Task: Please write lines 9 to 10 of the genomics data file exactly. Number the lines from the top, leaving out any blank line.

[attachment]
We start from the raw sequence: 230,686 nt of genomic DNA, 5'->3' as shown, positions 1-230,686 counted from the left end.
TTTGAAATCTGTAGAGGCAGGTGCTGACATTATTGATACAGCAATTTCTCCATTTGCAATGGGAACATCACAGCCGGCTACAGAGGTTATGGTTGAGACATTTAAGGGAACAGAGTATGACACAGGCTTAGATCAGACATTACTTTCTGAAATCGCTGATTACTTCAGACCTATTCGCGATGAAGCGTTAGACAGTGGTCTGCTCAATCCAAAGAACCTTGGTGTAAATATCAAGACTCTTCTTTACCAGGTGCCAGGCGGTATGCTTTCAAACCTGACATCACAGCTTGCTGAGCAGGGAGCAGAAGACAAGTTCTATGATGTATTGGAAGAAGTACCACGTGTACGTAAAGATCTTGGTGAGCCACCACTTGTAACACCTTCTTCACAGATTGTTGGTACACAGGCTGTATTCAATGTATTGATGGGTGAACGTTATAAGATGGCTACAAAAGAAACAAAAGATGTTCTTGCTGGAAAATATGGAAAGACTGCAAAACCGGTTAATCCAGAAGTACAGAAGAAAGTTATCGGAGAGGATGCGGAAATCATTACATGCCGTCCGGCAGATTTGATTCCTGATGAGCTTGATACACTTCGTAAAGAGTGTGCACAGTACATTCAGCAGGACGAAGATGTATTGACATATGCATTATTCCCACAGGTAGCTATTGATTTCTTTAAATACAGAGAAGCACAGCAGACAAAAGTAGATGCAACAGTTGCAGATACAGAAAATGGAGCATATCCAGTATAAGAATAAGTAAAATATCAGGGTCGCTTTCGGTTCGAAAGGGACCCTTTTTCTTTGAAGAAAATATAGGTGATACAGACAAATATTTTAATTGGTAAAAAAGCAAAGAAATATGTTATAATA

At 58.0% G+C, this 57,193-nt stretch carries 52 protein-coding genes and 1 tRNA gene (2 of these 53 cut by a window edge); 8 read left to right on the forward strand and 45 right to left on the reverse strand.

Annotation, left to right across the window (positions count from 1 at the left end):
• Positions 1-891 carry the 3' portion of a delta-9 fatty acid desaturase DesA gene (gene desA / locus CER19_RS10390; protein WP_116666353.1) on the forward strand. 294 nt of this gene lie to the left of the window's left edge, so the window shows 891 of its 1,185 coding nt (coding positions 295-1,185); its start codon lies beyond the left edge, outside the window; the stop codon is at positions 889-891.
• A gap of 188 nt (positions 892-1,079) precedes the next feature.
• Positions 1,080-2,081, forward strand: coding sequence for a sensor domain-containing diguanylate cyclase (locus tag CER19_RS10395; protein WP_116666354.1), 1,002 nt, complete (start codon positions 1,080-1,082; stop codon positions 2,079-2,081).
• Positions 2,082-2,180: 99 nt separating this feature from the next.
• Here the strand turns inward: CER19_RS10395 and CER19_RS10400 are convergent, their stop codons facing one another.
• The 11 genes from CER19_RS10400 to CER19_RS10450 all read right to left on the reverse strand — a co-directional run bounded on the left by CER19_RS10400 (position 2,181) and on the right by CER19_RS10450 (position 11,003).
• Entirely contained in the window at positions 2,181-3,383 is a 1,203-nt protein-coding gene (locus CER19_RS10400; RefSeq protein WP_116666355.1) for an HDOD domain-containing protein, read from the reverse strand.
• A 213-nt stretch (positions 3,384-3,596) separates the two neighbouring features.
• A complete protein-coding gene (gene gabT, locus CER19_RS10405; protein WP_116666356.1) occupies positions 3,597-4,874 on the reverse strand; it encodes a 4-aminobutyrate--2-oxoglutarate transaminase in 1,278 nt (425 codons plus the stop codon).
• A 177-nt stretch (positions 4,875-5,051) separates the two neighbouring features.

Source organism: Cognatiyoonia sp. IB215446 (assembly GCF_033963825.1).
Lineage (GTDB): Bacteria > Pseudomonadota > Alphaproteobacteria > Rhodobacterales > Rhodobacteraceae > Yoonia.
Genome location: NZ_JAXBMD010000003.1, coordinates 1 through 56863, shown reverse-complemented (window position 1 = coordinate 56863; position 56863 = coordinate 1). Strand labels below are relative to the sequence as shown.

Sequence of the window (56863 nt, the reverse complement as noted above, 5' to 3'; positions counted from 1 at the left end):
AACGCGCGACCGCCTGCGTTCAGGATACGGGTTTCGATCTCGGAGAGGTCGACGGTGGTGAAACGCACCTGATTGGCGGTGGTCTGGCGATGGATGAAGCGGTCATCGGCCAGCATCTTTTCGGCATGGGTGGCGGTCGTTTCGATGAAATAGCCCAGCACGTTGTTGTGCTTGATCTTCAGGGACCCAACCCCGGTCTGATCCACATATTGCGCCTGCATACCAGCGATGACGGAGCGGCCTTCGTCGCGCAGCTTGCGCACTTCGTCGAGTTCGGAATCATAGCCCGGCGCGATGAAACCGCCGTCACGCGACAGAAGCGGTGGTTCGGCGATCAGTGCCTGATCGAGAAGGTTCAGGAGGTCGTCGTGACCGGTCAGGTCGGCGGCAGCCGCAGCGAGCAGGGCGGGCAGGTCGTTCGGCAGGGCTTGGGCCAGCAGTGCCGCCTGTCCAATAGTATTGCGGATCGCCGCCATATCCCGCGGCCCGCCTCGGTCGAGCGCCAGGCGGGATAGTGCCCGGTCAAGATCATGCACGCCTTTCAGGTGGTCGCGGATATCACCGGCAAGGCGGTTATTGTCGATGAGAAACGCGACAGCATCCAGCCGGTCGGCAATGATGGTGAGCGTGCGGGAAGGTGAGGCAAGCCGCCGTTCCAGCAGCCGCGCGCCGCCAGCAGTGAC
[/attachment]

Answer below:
• Here the strand turns inward: CER19_RS10395 and CER19_RS10400 are convergent, their stop codons facing one another.
• The 11 genes from CER19_RS10400 to CER19_RS10450 all read right to left on the reverse strand — a co-directional run bounded on the left by CER19_RS10400 (position 2,181) and on the right by CER19_RS10450 (position 11,003).